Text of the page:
Three judges have ruled that Brexit can only be triggered by a vote of the UK Parliament. The decision has huge implications – not just on how Britain may (or may not) leave the European Union.
On Thursday morning, a UK high court ruled that British Prime Minister Theresa May cannot unilaterally remove the United Kingdom from the European Union. She must get permission from the sovereign British Parliament.
May had argued that the June referendum gave her government the authority to unilaterally trigger the EU Lisbon treaty’s Article 50 – the start of the leaving process. But the referendum was in fact a non-binding poll with no legal authority; a suggestion from the public, if you will.
“The most fundamental rule of the UK constitution is that parliament is sovereign,” the three judges led by Lord Thomas of Cwmgiedd stated in their ruling. May will appeal the decision to the Supreme Court, which will hold a hearing on December 7.
The outcome of this case was uncertain because the “constitution” that the judge referred to doesn’t actually exist. The UK is the only democracy in the world without a written constitution, operating instead on a system of precedents and judicial rulings.
That means the ruling will have a major impact on the future of the UK in two ways.
The process of diluting the parliament’s power in favor of the government has long been controversial in the UK. The issue flared up during the Iraq War and later over the intervention in Libya, when there was a question over whether Tony Blair and David Cameron could go to war without a parliamentary vote. In the end, votes were held for both (unlike in the US).
The ruling will have an impact on future prime ministers for many years to come. It has drawn a line in the sand: no matter how things have been drifting in recent years, the Parliament is still sovereign above the prime minister’s government.
If the ruling is upheld after the December 7 hearing, it means that future prime ministers cannot bypass the Parliament on major issues simply by holding public referenda – which, until recently, have been viewed with mistrust. Post-war Prime Minister Clement Attlee called them “a device of dictators and demagogues,” a quote later echoed by Margaret Thatcher.
A “Brexit Election” Looms
So why was May trying to skirt UK political convention by bypassing the parliament? For starters, she’s worried that MPs could vote differently than the public, given that the vast majority doesn’t want to leave the EU. That would be awkward, to say the least.
A vote against Brexit would almost certainly trigger a collapse of May’s government and a new general election. Such an election would be fought on “remain” or “leave” grounds, with each party, and perhaps each MP, choosing a side. If a majority of “remain” MPs are elected, it would be seen as the public changing its mind – giving the Parliament a mandate to reject the referendum result.
But a new election would come with great risk. The public might be enraged by the notion of MPs thwarting a referendum result. Given that the opposition Labor Party is in a complete shambles at the moment, it could be reduced to holding only a handful of seats.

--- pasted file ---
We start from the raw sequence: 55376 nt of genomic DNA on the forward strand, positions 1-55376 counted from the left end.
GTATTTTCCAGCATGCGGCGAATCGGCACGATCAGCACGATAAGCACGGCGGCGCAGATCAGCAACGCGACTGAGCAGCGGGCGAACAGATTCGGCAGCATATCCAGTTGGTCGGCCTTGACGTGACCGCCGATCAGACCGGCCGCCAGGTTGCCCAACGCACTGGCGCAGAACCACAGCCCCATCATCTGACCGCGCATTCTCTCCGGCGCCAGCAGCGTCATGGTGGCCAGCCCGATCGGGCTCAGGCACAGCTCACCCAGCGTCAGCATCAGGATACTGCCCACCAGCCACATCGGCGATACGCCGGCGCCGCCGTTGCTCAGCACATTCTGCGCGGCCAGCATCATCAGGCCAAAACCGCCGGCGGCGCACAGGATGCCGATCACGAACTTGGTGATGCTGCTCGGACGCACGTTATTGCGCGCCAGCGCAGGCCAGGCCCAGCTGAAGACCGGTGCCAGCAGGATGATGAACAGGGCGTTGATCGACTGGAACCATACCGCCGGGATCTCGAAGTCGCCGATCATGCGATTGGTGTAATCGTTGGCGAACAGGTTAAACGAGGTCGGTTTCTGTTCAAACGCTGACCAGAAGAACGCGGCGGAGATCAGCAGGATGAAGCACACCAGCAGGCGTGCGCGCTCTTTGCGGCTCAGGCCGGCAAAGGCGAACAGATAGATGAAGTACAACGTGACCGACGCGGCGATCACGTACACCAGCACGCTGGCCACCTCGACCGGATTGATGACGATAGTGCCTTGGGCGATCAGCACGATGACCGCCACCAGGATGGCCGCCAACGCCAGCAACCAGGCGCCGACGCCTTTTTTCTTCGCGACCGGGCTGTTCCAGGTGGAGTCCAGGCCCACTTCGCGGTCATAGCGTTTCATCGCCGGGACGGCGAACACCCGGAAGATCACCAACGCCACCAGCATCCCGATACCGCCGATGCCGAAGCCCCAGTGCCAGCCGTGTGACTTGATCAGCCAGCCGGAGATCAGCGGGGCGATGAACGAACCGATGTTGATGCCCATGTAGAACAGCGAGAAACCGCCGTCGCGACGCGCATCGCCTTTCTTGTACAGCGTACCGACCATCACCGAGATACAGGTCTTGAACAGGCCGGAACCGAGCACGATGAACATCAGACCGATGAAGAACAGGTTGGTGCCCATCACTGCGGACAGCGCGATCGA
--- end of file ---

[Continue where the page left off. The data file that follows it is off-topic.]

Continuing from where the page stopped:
The public could then elect a host of new pro-Brexit MPs, and UKIP – which has only one MP right now – could become one of the largest parties in parliament (perhaps even the official opposition). And so in the end, calling an early election may produce a clear majority for triggering Article 50.
The debate will be bruising, which is the second reason May did not want to hold the vote. A majority within her own Conservative Party (including May herself) did not support Brexit and those MPs may see this vote as an opportunity to insist that May go for a “soft Brexit” – nominally leaving the EU but still abiding by all its rules and paying into its budget (as is the case with Norway and Switzerland).
Such a fight could reignite the bitter divisions that exist within the Conservative Party on the issue of Europe, and could cause May’s government to collapse even without a vote rejecting Brexit.
May Must Show Her Hand
What will the ruling mean for London’s Brexit negotiations? The business community clearly believes it makes a Brexit less likely – the pound rose immediately after the ruling, dipped when the government announced it is appealing, and is now rising again. At the very least, they believe that a “hard Brexit”, in which the UK cuts itself off from the European single market, is now unlikely.
The possibility of a vote in Parliament before Article 50 is triggered will mean MPs will demand to know May’s plans for negotiations with the other 27 EU member states – particularly since many believe she doesn’t actually have a plan.
If indeed she doesn’t, it would come out in such a debate. If she does, she will be forced to reveal it to the world before the negotiations even start. This will put her in an even weaker position than she is already in, and makes the likelihood of the UK leaving the EU on any favorable terms unlikely.
MPs are now starting to understand this reality. That’s why they may insert a killer clause into any Article 50 authorization: Once the negotiations are concluded in two years, Parliament must get a second vote on whether to approve the deal.
The catch is, by that point it’s not actually up to the British Parliament any more. It would be up to the European Parliament, and the 27 other parliaments of Europe. Article 50 is in many ways the point of no return. Under EU law, the two-year leaving process cannot be stopped unless by consent of both the EU and the withdrawing country.
If the Parliament rejects a bad deal for Britain, the other EU states can play hardball and the UK would be left without leverage. So while it might be tempting for MPs to avoid rejecting the public vote now by calling for a vote in two years, the reality is this may be their only chance to stop Brexit. Will they take it?